I wanted to learn more about how charcoal ashes affect my plants. I’ve heard old wives tales about using ash in the garden. But, I wanted to know if charcoal ash could truly benefit plants. You can find the results of my research below.
Charcoal ashes are good for plants because they can be used to improve pH levels of the soil, attract beneficial microorganisms, and add nutrients to the soil. You can also use it to get rid of certain harmful pests on your plants.
I’ve written a lot more details about charcoal ashes and their benefits in the post below. You will also find information on how to use the charcoal ash in your garden.
Why Charcoal Ashes Are Good For Plants
Turns out, the old tips and tricks you heard from your grandparents are true. Ash from charcoals can benefit your plants in several ways.
Ash is nothing more than the leftover residue from burning your charcoal. While most people toss it out, ash can serve many different purposes. It’s an excellent source of lime and potassium.
Lime alters the pH level of the soil. Not only that, but it can promote the spread of good bacteria. This ultimately creates a more conducive environment for growth.
Meanwhile, potassium can strengthen plants by thickening the cell walls. Potassium also plays a big role in disease resistance and crop yield. This mineral is so important for plant growth that it’s one of the “Big Three” in commercial fertilizers.
Charcoal ash can do a lot to improve soil quality. However, there is one important caveat. You must use charcoal products that are free of additives and chemicals.
Using the Right Charcoal
You will find many different types of charcoal products on the market. Not all of them are going to work in your garden.
Basic charcoal is a black carbon residue. It’s wood that’s cooked in a low-oxygen environment. This drives out all the moisture to create a fuel source that burns at a very high temperature.
Briquettes are similar to charcoal. But, manufacturers produce it using compressed charcoal dust, wood shavings, or pulp. Any charcoal with a uniform shape is a briquette.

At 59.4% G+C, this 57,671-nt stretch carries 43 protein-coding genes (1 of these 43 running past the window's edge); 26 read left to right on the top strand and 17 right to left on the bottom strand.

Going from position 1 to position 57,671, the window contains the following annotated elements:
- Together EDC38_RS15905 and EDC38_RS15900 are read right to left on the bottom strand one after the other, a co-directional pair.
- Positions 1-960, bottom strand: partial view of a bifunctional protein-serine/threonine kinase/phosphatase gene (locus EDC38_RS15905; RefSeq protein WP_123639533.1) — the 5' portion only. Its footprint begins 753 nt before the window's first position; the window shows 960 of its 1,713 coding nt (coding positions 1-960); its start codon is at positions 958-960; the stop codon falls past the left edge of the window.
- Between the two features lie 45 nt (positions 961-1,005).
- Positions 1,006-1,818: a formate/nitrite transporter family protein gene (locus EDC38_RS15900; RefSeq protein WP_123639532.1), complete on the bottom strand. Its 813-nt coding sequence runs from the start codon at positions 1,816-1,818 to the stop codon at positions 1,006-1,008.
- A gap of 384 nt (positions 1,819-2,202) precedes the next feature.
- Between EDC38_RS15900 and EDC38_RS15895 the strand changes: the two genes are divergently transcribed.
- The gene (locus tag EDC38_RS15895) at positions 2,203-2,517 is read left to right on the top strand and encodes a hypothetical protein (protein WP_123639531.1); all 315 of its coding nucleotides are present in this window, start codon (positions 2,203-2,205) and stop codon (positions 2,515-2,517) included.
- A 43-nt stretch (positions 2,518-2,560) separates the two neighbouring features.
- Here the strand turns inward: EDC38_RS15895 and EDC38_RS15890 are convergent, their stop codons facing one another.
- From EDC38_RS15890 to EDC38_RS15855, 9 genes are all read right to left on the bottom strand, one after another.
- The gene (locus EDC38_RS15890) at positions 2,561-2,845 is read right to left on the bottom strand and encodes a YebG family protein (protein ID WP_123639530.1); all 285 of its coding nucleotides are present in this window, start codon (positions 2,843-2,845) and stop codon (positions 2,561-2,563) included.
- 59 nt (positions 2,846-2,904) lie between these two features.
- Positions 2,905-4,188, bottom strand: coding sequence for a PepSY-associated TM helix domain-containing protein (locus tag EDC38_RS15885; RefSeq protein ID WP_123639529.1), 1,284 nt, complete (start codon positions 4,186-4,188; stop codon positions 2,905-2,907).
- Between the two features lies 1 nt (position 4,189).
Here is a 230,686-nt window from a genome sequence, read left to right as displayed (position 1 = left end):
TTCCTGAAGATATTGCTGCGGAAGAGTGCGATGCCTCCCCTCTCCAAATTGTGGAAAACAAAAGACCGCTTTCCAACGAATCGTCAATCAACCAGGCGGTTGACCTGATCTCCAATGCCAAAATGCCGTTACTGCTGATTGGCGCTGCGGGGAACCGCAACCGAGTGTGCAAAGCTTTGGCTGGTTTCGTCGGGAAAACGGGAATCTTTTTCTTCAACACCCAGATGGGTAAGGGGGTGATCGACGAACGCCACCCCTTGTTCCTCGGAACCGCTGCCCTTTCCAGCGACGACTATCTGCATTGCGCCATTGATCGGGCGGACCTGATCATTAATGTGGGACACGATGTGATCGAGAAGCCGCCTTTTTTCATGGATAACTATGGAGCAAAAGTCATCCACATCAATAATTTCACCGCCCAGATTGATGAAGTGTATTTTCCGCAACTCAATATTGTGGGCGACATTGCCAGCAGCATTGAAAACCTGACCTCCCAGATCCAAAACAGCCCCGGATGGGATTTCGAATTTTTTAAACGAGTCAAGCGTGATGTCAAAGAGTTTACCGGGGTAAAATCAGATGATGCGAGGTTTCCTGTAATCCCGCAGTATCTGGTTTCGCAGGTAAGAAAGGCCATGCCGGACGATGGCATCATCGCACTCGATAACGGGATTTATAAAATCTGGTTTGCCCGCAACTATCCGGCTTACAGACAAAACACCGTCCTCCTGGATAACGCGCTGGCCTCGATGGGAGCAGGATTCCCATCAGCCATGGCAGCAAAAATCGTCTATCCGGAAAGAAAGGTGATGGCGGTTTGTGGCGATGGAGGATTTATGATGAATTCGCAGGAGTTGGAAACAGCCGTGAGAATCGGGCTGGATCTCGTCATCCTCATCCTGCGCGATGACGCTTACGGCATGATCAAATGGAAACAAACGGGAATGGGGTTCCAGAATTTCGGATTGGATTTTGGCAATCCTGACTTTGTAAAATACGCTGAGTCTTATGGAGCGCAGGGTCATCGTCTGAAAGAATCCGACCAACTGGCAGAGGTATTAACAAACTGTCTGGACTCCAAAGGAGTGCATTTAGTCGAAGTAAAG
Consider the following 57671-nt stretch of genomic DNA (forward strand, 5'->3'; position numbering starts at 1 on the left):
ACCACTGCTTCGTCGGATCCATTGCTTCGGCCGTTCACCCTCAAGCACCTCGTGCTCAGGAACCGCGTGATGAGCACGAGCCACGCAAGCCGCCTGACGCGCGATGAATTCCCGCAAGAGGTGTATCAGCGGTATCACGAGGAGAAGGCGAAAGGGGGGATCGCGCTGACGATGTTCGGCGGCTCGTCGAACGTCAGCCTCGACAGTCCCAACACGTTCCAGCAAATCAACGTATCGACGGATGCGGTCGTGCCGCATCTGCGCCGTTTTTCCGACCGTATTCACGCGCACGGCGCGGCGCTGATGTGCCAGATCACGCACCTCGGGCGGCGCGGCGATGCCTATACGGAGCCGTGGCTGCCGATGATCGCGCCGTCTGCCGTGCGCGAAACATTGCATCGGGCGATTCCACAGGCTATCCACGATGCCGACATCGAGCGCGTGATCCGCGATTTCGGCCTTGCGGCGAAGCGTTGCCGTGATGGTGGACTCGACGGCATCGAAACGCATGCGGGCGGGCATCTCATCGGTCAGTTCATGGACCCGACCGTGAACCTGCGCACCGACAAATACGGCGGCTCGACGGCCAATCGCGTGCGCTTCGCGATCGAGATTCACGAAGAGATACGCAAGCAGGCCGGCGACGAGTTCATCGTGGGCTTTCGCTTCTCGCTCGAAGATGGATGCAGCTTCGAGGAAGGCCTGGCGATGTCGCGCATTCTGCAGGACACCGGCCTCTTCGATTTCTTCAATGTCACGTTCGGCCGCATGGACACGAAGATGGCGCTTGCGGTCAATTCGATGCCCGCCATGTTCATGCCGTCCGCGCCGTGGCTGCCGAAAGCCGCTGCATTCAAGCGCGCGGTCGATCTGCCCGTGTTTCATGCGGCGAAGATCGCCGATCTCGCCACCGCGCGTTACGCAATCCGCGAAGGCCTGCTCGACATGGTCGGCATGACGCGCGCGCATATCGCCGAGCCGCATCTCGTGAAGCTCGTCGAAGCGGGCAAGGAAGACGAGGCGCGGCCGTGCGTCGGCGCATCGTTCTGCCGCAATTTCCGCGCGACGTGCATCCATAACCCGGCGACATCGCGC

Ash from natural charcoal and briquettes are perfectly fine to use in your garden. The problem comes from treated charcoal products.
Many modern grilling products contain chemical additives. You might see products with lighter fluids and other ingredients that help with the cooking process.
Those are the types of charcoal ash you want to avoid. Even though the charcoal is burnt, you still run the risk of adding those chemicals to your garden.
If you want to use charcoal ash, stick to natural products that don’t contain any chemicals.
How to Use Charcoal Ashes
Charcoal ash is a versatile garden amendment that you can use to address a wide range of needs. Once you gather it from your grill, you can apply it to the soil, use it on your plants, and even toss it in your compost.
Here are some of the most common ways gardeners utilize charcoal ash.
Add to Compost Pile
Charcoal ashes make a wonderful addition to your compost pile. Ash is primarily carbon, which is important for decomposition.
Your compost heap is teeming with microorganisms. There are beneficial bacteria, fungi, and tiny insects. All of those organisms work together to break down carbon-containing organic waste to its simplest form. Once the decomposition process is complete, you’ll have nutrient-rich humus.
Adding charcoal ashes to the mix will only benefit the composting process. The ash will feed the organisms. Think of it as even more organic waste that you can turn into usable compost.
Correct Acidic Soil
If you’re dealing with acidic soil, charcoal ash is a good all-natural amendment. The ash’s trace amounts of potassium and lime make it more alkaline. Adding the alkaline ash will slowly raise the pH balance to neutral levels over time.
The potassium affects chemical reactions deep within the soil. During this process, the pH level rises. Because it happens deep below the surface, it’s at the prime spot for roots to take advantage of the change.
The lime improves soil pH because of its chemical makeup. Lime contains both calcium and magnesium. The two minerals create a more alkaline environment as they break down.
Raising the pH level of your soil takes time. In most cases, the process will not yield noticeable results until after a year or two. But, the change is worth it. High acidity levels affect the way plants absorb nutrients. Neutralizing it will create a garden that’s more conducive to plant growth.
Use for Pest Control
Having issues with garden pests? A generous sprinkling of charcoal ash should take care of that problem in no time. The fine powder pulls moisture from the body of insects.
The lime in charcoal ash also works to suffocate and kill pests. You can apply it dry or mix it up with a gallon of water to use it as a liquid pesticide.
Use as Fertilizer
Those beneficial nutrients and minerals in charcoal ash can benefit your plants directly as a fertilizer. Just apply it like you would any other fertilizer. Sprinkle the ashes around the soil and work it in.